This week brought the highly anticipated announcement that China’s currency will be included in the basket of currencies used by the International Monetary Fund in its Special Drawing Rights (SDR). If you were a little embarrassed not knowing what SDRs are or why they are important, don’t feel bad. That acronym will fade from everyone’s memory soon and you won’t have to worry about it coming up during small talk at holiday cocktail parties.
Not to downplay its gravitas, the importance of this week’s announcement is not an immediate shift in the financial center of gravity but, rather like a commuter successfully navigating downtown LA freeways, the driver didn’t crash but still has a long way to go to complete the journey on the streets.
The SDR is little more than an accounting concept designed to help maintain a standard for valuations of IMF member countries assets and liabilities. It does not confer “reserve currency” status as typically referred to in financial reporting. Such status is gained once there is a massive voluntary shift by individual countries to buy the yuan with sovereign funds. That can be seen by the fact that the FX rate barely moved on the announcement.
But the responsibilities China now has going forward are quite significant. China has been on a steady march to internationalize its currency, with most of the progress coming in small but frequent changes in the operational world of payments processing and capital markets development. This move underscores China’s recent announcement that it will complete its currency liberalization by 2020.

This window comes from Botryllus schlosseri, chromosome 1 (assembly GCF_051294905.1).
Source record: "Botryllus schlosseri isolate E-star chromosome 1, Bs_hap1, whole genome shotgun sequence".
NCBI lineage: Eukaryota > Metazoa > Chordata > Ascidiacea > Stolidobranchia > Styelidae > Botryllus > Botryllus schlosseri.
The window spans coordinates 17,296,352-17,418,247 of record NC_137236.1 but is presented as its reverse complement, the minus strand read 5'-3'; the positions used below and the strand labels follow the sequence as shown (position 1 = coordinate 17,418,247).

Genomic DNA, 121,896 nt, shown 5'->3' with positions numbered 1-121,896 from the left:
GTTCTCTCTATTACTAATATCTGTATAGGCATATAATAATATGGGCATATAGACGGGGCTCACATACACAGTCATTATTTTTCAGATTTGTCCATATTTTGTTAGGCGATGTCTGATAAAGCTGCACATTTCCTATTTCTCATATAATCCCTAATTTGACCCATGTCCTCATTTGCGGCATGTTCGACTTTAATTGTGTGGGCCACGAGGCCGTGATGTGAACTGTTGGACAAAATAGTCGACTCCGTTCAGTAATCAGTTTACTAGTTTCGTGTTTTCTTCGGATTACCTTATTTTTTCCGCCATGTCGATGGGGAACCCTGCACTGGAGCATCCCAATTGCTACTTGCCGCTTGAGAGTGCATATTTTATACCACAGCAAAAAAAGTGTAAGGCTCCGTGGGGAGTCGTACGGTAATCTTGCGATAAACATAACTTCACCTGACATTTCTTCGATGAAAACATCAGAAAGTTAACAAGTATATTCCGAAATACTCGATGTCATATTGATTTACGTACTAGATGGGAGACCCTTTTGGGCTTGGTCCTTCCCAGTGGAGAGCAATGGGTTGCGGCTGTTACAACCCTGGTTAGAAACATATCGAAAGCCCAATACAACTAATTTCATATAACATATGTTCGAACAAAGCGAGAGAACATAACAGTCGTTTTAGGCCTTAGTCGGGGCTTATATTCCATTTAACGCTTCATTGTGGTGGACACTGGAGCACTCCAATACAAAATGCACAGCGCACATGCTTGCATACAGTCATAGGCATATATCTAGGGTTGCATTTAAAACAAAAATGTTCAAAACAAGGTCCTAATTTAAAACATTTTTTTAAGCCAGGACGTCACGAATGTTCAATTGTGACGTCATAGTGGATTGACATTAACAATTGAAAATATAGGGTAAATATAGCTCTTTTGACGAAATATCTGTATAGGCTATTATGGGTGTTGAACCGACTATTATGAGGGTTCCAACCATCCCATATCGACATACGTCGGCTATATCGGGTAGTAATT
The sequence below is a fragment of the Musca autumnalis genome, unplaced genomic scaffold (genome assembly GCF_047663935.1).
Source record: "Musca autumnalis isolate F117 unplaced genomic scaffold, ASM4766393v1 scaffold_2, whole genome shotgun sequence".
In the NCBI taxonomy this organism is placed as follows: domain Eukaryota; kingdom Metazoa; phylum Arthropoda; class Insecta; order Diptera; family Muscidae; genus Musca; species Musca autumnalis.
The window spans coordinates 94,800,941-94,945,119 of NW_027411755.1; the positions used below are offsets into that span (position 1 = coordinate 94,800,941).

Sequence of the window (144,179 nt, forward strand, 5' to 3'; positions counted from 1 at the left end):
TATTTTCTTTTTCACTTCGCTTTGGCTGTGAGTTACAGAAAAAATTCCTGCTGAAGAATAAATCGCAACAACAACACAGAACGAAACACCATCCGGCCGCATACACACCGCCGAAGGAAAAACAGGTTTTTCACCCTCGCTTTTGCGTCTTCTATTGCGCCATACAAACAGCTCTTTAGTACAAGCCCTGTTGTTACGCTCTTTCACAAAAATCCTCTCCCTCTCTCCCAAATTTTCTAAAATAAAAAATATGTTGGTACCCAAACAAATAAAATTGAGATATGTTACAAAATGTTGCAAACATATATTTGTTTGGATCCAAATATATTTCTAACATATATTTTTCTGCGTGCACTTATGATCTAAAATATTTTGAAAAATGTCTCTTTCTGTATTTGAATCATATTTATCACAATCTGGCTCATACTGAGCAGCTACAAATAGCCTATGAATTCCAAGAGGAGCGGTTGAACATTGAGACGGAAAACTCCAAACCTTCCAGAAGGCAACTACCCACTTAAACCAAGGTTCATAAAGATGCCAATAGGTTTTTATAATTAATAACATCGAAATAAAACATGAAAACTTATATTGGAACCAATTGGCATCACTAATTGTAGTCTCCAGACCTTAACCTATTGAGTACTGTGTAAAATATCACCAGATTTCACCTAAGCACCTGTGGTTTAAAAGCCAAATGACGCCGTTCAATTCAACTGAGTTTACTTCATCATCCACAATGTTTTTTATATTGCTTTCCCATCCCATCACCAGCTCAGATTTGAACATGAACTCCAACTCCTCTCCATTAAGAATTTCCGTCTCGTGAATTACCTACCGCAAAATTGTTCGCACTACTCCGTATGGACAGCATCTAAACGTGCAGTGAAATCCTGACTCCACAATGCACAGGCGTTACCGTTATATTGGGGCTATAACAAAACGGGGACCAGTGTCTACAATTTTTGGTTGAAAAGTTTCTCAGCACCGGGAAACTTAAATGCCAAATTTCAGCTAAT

This liberalization will have definite impacts on how the U.S. interacts with China. In conjunction with Monday’s announcement and the recent state visit by People’s Republic of China President Xi Jinping, a new working group was announced that will push the financial evolution of the yuan in the U.S. This group includes Michael Bloomberg, Henry Paulson, Tim Geithner and Mary Schapiro, so it is certainly looks serious on paper.
My View: In addition to being a significant step, this puts China on a more permanent path to liberalizing its currency, and an important milestone on its road to being a fully developed financial system.
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